Balance of Payments Summary

Balance of Payments Summary

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Shams Kabir The Balance of Payments
1) What is the difference between the current account and the capital account (now
called the financial account)?
Current account ­ measures trade in goods and services and net investment incomes and transfers.
Capital account ­ tracks capital flows in and out of the UK, e.g. share transactions, foreign
investment and the buying and selling of government debt.
2) Does a current account deficit matter?
No
Partial autocorrection: If some of the deficit is due to strong consumer demand, the deficit will
partiallyself correct when the economic cycle turns and there is a slowdown in spending.
Investment and the supplyside: Some of the deficit may be due to increased imports of new
capital and technology which will have a beneficial effect on productivity and competitiveness of
producers in home and overseas markets.
Capital inflows balance the books: Providing a country has a stable economy and credible
economic policies, it should be possible for the current account deficit to be financed by inflows of
capital without the need for a sharp jump in interest rates.
Yes
Structural weaknesses: The trade/current account deficit may be a symptom of a wider
structural economic problem i.e. a loss of competitiveness in overseas markets, insufficient
investment in new capital or a shift in comparative advantage towards other countries.
An unbalanced economy ­ too much consumption: A large deficit in trade is a sign of an
`unbalanced economy' typically the consequences of a high level of consumer demand contrasted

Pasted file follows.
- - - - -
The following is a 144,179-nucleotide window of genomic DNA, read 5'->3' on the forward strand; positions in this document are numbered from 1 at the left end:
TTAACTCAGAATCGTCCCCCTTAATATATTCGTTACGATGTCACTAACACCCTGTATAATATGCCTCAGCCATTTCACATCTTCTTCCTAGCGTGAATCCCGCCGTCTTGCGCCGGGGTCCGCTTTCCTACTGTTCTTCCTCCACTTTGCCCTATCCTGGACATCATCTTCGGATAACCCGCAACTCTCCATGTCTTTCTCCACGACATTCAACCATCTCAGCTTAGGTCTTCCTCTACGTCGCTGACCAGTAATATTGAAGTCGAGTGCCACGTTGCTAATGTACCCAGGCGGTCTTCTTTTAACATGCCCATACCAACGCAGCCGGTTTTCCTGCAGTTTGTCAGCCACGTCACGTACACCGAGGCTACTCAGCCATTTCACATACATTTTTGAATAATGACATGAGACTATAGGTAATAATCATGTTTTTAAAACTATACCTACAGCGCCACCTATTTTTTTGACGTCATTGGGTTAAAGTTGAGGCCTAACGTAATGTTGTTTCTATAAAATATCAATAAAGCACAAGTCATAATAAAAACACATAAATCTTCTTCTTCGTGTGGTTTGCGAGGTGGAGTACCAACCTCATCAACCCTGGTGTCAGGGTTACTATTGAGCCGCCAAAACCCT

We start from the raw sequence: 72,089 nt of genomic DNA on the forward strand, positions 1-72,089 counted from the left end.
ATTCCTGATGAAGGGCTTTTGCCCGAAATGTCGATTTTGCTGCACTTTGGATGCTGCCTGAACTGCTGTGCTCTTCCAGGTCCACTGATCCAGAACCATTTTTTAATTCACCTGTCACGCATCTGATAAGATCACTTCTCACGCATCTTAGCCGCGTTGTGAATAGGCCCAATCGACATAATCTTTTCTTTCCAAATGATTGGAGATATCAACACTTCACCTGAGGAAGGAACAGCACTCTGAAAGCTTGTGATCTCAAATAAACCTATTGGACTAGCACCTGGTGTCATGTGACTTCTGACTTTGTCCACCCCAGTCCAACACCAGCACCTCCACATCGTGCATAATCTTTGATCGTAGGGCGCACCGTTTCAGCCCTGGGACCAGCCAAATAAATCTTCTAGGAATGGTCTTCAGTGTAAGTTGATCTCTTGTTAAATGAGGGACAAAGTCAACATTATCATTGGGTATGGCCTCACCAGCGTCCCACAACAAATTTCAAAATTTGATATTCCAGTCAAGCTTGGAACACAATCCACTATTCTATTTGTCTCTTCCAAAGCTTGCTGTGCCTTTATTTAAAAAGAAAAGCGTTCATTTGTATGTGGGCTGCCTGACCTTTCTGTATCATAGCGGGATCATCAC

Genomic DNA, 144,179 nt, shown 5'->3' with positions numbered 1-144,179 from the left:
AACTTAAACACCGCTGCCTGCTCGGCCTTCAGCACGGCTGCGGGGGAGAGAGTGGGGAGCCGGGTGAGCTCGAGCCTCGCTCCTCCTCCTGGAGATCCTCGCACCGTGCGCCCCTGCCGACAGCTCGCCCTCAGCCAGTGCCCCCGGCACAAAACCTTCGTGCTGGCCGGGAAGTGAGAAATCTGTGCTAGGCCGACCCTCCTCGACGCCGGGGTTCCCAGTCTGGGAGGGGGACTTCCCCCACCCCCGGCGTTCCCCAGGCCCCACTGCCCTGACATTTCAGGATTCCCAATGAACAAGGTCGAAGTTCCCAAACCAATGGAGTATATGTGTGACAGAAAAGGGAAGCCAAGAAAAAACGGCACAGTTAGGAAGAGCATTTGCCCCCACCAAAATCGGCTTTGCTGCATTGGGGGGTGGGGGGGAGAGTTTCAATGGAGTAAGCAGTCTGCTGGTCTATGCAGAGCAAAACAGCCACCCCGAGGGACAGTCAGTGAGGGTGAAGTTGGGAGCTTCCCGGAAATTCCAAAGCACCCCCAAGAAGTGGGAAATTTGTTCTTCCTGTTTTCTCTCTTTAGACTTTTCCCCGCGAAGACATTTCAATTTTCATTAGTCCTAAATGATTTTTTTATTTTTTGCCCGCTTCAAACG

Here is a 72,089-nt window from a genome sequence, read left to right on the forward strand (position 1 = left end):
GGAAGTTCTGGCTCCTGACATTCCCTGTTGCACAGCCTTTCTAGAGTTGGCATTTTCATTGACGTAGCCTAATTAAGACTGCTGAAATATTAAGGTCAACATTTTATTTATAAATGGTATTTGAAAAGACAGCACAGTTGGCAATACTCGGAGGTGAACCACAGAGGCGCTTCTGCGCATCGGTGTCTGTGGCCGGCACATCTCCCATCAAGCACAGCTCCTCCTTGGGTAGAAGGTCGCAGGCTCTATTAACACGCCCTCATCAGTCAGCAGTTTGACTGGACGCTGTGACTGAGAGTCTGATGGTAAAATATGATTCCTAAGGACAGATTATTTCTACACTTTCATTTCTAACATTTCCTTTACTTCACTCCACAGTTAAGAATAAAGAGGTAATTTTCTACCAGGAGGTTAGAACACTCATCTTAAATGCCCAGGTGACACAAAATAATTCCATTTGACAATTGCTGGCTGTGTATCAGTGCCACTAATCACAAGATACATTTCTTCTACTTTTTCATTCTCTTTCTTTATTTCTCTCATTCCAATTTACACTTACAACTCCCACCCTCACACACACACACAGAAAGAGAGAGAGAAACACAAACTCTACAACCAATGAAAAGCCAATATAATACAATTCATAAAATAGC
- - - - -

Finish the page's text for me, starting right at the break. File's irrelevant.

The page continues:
with a weaker industrial sector.
Potential loss of output and employment: A widening trade deficit may result in lost output and
employment because it represents a net leakage from the circular flow of income and spending.
Workers who lose their jobs in export industries, or whose jobs are lost because of a rise in import
penetration, may find it difficult to find new employment.
Potential problems in financing a current account deficit: Countries cannot always rely on
inflows of financial capital into an economy to finance a current account deficit. Foreign investors
may eventually take fright, lose confidence and take their money out. Or, they may require higher
interest rates to persuade them to keep investing in an economy. Higher interest rates then have the
effect of depressing domestic consumption and investment.
Downward pressure on the exchange rate: A large deficit in trade in goods and services
represents an excess supply of the currency in the foreign exchange market and can lead to a sharp
fall in the exchange rate. This would then threaten an increase in imported inflation and might also
cause a rise in interest rates from the central bank. A declining currency would help stimulate exports

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Shams Kabir The Balance of Payments
but the rise in inflation and interest rates would have a negative effect on demand, output and
employment.
3) Evaluate the policies that can be used to correct a current account current account
deficit.
Expenditure reducing policies
Contractionary fiscal policy ­ an increase in income tax.
Contractionary monetary policy ­ higher interest rates.
Expenditure switching policies
These are policies that attempt to encourage consumers to switch their spending away from imports
towards the output of domestic firms.…read more

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